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Preventing water crises
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Preventing water crises

Using creativity to combat the wasting of water

How do you encourage people to use less water? This was the quandary that Denver Water hired the creative agency Sukle to help solve. Their cooperation has resulted in over a decade of spectacular advertising campaigns that have inspired the citizens of Denver to save water.

At the start of the campaign, their goal was to reduce water consumption by 22 percent in 10 years, but the creative adverts worked so well that the goal was almost reached in the first year: domestic water consumption in Denver, Colorado dropped by almost 21 percent.

Before designing anything, the Sukle agency conducted research first to determine their target audience: they chose eco-conscious people.

“We uncovered their sensitivity to
the concept of waste. That helped inform the campaign message:
Use Only What You Need.”

Later, they refined their ideas, using slogans such as “You Can’t Make This Stuff”, which reminded consumers that water-saving practices are important even when it rains a lot, since nobody can actually make water.

To accompany their carefully considered messages, the agency also used striking and entertaining visual elements to focus attention on wasting water.

For example they displayed the “Use Only What You Need” slogan on billboards leaving most of the surface of the scaffolding empty, and using only as much as was actually covered by the text. In another campaign, they compared three brains: those of humans, cows and grass. Grass doesn’t have a brain, and this prompted the caption “Grass if dumb. Water 2 minutes or less. Your lawn won’t notice.”

The “You Can’t Make This Stuff” campaign occupied bus shelters throughout Denver, and created the city’s first urban art show, featuring various spectacular and creative installations to engage people with the important message.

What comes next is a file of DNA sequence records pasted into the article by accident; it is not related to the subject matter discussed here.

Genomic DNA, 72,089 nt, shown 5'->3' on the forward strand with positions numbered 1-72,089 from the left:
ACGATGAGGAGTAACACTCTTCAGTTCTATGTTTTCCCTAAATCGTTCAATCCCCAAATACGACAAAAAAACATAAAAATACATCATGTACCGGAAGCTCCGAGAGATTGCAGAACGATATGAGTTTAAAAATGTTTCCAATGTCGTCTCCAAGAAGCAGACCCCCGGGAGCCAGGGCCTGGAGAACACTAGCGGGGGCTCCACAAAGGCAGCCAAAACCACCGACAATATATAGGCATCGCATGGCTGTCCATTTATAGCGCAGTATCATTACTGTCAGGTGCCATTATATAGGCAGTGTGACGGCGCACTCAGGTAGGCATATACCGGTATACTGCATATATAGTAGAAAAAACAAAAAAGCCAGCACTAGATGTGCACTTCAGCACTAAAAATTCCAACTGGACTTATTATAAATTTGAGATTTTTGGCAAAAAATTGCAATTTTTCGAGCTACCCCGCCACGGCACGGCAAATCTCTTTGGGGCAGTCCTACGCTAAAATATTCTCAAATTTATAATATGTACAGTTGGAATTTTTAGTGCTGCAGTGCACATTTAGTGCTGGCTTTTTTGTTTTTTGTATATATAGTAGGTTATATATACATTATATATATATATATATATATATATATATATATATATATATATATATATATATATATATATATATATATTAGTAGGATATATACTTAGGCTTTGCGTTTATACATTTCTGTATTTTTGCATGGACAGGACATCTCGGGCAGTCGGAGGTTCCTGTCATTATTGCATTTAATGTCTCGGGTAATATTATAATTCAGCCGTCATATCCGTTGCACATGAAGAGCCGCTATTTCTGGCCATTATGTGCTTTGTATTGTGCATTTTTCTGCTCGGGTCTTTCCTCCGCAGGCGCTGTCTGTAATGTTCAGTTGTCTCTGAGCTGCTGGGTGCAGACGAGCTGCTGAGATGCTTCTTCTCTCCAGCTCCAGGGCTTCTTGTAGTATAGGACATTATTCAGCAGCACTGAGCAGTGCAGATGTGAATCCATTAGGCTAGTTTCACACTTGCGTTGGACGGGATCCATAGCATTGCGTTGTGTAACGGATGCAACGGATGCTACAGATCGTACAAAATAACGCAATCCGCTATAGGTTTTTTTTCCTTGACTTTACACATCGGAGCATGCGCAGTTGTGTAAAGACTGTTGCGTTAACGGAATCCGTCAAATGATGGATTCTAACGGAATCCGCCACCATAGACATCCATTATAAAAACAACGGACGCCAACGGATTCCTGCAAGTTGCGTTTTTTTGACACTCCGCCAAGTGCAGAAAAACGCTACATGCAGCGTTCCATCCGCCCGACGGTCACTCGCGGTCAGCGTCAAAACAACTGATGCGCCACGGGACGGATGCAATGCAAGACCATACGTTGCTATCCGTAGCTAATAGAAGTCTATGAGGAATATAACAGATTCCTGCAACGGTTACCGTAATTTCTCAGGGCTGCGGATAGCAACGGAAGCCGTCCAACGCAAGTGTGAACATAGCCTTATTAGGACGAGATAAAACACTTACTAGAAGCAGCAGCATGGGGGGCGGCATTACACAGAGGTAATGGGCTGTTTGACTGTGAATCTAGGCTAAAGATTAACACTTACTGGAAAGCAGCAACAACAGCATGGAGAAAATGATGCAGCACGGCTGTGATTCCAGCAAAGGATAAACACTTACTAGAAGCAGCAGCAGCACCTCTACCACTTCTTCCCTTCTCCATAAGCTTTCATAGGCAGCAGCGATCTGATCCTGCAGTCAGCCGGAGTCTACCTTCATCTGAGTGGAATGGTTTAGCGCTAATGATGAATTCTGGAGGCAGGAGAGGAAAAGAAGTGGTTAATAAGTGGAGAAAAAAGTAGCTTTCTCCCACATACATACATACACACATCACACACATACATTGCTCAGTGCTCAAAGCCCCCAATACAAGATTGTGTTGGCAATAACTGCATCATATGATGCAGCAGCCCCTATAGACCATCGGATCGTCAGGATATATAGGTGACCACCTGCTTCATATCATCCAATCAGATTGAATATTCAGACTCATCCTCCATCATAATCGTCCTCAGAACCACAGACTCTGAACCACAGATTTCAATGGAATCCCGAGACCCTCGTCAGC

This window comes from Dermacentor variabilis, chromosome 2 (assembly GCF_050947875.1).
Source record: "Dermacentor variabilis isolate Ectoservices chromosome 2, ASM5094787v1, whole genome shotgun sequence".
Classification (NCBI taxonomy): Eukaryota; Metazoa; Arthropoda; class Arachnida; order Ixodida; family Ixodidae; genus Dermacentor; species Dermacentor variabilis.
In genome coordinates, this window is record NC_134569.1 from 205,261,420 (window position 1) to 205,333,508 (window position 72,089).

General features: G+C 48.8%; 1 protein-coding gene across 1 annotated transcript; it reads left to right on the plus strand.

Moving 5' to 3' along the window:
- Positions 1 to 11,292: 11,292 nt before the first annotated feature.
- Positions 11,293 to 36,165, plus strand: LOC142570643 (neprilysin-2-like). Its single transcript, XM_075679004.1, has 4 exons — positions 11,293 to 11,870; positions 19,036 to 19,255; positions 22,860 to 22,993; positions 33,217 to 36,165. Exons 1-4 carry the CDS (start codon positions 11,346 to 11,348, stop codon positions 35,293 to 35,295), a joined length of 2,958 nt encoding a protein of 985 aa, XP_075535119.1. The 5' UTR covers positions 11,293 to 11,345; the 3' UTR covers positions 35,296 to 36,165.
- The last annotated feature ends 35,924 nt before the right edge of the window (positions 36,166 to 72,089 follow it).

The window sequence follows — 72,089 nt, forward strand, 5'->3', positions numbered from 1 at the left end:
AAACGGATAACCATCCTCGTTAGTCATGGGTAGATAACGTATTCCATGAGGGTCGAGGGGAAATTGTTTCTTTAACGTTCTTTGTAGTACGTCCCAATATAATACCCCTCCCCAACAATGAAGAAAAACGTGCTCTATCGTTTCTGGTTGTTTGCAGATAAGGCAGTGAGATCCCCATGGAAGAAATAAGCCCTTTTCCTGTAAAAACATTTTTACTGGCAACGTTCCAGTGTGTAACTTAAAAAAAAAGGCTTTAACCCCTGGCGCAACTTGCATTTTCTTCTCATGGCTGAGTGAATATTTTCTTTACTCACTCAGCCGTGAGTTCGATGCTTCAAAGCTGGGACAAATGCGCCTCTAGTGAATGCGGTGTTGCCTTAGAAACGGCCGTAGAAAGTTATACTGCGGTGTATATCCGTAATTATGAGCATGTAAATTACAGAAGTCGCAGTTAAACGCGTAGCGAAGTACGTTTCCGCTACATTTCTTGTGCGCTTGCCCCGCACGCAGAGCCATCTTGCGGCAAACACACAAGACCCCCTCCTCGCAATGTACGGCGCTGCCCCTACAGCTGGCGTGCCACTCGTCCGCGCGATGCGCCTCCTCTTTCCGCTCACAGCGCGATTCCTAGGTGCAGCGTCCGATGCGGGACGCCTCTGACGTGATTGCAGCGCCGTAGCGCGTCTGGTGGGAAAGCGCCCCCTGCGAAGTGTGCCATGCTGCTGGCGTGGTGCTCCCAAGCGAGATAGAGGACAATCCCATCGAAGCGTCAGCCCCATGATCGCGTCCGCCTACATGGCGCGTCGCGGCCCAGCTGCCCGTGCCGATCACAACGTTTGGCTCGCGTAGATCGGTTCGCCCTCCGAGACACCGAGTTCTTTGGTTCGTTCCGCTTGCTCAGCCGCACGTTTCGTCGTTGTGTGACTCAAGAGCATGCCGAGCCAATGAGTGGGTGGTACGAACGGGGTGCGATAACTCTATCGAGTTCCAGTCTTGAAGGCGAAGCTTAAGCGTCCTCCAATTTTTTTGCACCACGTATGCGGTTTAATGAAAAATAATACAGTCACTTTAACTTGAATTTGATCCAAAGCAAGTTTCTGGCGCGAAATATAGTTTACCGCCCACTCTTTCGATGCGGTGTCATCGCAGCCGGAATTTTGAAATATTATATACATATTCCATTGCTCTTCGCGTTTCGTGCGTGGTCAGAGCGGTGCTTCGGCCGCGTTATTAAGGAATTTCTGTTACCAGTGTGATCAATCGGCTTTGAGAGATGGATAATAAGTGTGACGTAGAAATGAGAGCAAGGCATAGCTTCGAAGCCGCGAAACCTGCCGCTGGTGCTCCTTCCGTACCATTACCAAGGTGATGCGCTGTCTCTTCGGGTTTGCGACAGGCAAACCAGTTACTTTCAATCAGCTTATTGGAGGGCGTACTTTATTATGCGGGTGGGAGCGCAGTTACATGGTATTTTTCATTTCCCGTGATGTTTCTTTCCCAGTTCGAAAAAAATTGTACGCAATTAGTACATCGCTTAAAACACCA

Photos: sukle.com
Further information: My Modern Met

Overeating fattens ecological problems, too

Most people are aware that any unnecessary calories we ingest are detrimental to our health, but few consider that food consumed in excess of our real needs – and the energy, water and other resources used for its production – is of little utility, it is practically wasted.

Sustainable materials for the fashion industry?

The textile industry is one of the most polluting industries of all: it produces microfibres and chemicals and uses huge quantities of water while making 150 billion new articles of clothing every year. The environmental load caused by the fashion industry causes inestimable damage, and the best way to counteract that is to choose clothing made of more sustainable textiles. But where are they?

New perspectives for the feast table – or what on earth is insect marketing?

Food waste is a growing problem in developed countries. Massive amounts of perfectly edible food is thrown away because of merely aesthetic blemishes. The psychological factor behind the phenomenon is disgust, which may apply in relation to edible insects, as well. That attitude ought to be reconsidered from a climate protection perspective.

Washing tips to reduce the quantity of microplastics

In recent years, a new concept related to environmental pollution has gained wide-ranging recognition: microplastics. The term denotes pieces of plastic smaller than 5 mm resulting from the break-up of plastic items. During washing, clothing made of synthetic fibres sheds many microfibres that pollute our waters and damage our environment.

Are drastic lifestyle changes required to protect the climate?

A BBC article suggests that people’s personal responsibility doesn’t stop at reducing car traffic: eating and shopping habits must also be rethought.

Pope Francis sees the solution in more simple and respectful lifestyles

Pope Francis urged people to change their lifestyles and to take concrete action instead of empty words in his message communicated on the Fifth World Day of Prayer for the Care of Creation, issued to young people raising their voice for the environment on 1 September.

The two rules on sustainable water future: use less, pollute less!

The population of Earth is growing drastically, while the planet has had a constant quantity of water ever since its creation. So, in addition to the sparing use of water, it is equally important not to pollute our existing stock of water.

We are unprepared for the worst-case scenario

Jem Bendell, a professor of sustainability leadership at the University of Cumbria asks the most depressing question of our age in his paper entitled Deep Adaptation: A Map for Navigating Climate Tragedy: what will happen if the most pessimistic scenario plays out concerning global warming?

Can veganism change the world?

A video published by The Economist entitled “How could veganism change the world?” claims that if we all consumed less meat, emissions of greenhouse gases could be reduced significantly, while the consumption of fresh water would drop to 70 percent and land use to 40 percent.

Tracking resources – How much water is there?

“How much fresh water is there in the world, and where is it located?” asks a short animation from UNESCO WWAP, and it goes on to enumerate the details of our water situation and the sustainability of our use of the world’s water resources.

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